The Valley of Shadows by John Ringo & Mike Massa
My experience with authors who write in another author’s world has been mixed. On the good side you have the work that Janny Wurts did with Raymond Feist in the EMPIRE CYCLE. On the less impressive side you have The Valley of Shadows (2018). This is the fifth installment in the BLACK TIDE RISING series and takes a tangential track describing what happens with Tom Smith, the corporate security guru, Australian Special Forces stud and brother to Steve Smith, the main protagonist in the entire series.
I think that Mike Massa must have done a lot of the writing because there is a different feeling to the prose that long-time fans of John Ringo may identify. It’s not off-putting per se, but there is a lack of some the classic phrases that I’ve grown to expect from Ringo. What was also missing is the nastiness that I expect when Ringo writes his heroic special ops types. Tom comes across as kinda soft and not able to bring the kind of hard, angry, violent hero that I feel fits the situation.
The Valley of Shadows takes us on a parallel track as Tom steers the Bank of the Americas through the events that happen in Under a Graveyard Sky. New York City is the economic hub of the United States and Massa/Ringo do a pretty good job of depicting the almost obsessive need to make money that the senior executives of the bank revolve around. There are different details about what happens as the NYC mayor and his staff try to come to grips with what’s happening. That actually made sense to a point.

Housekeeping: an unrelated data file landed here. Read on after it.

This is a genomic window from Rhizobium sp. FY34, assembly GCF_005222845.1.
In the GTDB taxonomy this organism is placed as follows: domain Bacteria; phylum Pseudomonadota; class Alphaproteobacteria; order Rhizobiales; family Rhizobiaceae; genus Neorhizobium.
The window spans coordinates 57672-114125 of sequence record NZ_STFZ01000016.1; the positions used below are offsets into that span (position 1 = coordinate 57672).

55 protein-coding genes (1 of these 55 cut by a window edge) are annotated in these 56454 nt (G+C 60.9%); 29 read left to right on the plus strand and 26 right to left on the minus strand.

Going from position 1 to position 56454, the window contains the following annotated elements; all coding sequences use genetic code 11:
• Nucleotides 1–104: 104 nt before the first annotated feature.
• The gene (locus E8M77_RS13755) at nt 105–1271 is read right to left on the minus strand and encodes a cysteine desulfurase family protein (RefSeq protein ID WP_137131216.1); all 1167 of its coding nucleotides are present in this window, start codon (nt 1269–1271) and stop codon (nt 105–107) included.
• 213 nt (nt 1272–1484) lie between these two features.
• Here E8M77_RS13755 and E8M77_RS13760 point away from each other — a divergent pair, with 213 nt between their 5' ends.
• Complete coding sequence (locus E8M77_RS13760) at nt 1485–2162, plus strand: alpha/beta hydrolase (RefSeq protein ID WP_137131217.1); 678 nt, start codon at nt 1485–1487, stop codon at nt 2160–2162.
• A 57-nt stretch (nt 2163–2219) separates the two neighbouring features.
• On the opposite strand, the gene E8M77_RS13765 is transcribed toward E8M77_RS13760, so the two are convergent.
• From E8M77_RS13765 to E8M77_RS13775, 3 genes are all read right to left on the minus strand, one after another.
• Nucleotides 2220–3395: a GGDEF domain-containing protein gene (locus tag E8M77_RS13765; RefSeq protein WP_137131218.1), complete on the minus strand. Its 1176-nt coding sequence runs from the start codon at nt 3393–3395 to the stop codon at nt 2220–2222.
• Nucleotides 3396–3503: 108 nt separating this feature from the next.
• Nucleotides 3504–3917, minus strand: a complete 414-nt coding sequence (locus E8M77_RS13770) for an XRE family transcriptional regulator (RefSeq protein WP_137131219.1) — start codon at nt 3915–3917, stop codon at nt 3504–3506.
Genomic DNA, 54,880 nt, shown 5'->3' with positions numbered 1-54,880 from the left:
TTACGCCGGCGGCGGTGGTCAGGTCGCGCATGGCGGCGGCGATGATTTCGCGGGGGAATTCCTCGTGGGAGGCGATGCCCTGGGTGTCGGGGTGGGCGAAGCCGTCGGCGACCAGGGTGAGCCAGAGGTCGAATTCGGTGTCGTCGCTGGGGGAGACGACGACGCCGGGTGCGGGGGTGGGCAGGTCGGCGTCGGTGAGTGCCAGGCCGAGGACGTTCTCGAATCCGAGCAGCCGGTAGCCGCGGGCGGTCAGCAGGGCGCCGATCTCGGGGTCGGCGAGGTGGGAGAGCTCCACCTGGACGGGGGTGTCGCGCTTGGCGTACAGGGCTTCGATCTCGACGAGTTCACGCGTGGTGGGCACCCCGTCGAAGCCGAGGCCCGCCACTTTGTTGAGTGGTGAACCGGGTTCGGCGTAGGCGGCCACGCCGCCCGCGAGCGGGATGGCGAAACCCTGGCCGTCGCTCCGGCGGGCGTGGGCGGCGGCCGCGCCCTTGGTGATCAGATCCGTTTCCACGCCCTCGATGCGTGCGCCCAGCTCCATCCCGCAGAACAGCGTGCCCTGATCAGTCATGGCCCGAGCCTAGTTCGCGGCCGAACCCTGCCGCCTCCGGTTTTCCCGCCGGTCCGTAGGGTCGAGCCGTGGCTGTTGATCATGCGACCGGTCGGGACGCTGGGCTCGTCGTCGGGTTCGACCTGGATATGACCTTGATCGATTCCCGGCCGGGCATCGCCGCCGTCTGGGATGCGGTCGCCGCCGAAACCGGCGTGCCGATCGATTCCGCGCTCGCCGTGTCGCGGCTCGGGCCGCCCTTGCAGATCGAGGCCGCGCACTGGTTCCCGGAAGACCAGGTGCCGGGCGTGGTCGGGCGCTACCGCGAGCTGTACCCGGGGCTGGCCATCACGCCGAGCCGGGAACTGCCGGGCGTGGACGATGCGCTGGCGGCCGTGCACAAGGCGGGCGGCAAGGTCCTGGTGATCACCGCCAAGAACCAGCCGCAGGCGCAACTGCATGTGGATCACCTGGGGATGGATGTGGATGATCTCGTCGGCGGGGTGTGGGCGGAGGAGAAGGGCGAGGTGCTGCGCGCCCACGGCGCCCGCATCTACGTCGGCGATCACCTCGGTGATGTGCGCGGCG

There are plenty of ties to Under a Graveyard Sky to keep things in step with that a reader will remember having happened. Faith and Sophia make a few cameos and if Faith is your favorite character then you will get a kick out of some of it. She’s not my favorite character … she’s simply the least realistic of all of the characters that I have read from Ringo across every series that I have read by Ringo. There is even a nod to the PALADIN OF SHADOWS series if you read that one, which I have.
That’s the good parts of Valley of Shadows. The bad parts cover everything from stupid characters who are just annoying, unrealistic weapon systems in the hands of people who wouldn’t have them, and really dumb character development for someone who we are led to believe is a cold-as-steel killer. I got to a point where I just about wanted everyone to die and get eaten by a Zombie because they were so stupid over and over and over again. That’s fine when you are talking about people who are not meant to have really come to grips with an “end of the world” scenario. When the authors do that with the guy who is supposed to be the hero… well, I hated it.
As a long-term reader of Ringo’s Sci-Fi, alternate history and dystopian future work I was able to slog my way through The Valley of Shadows. I might have enjoyed it more if I had enjoyed the other books less. I really hope that they won’t write more of the BLACK TIDE RISING series because it just annoyed me on so many levels. I want Ringo to write Ringo even if it’s chock-full of all the anti-politically correct humor and activities that have filled the pages of much of his work. It’s nice to read about characters who take a stand and kill everyone who gets in the way. It’s hard to read about characters who get so mired in business politics that they get rolled over by everyone else who seem to have the hardness of heart that I expect from a Ringo hero.